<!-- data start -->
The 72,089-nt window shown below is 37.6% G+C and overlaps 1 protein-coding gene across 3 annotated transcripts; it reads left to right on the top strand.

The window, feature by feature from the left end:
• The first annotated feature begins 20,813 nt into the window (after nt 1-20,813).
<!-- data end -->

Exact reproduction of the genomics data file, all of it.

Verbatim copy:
The 72,089-nt window shown below is 37.6% G+C and overlaps 1 protein-coding gene across 3 annotated transcripts; it reads left to right on the top strand.

The window, feature by feature from the left end:
• The first annotated feature begins 20,813 nt into the window (after nt 1-20,813).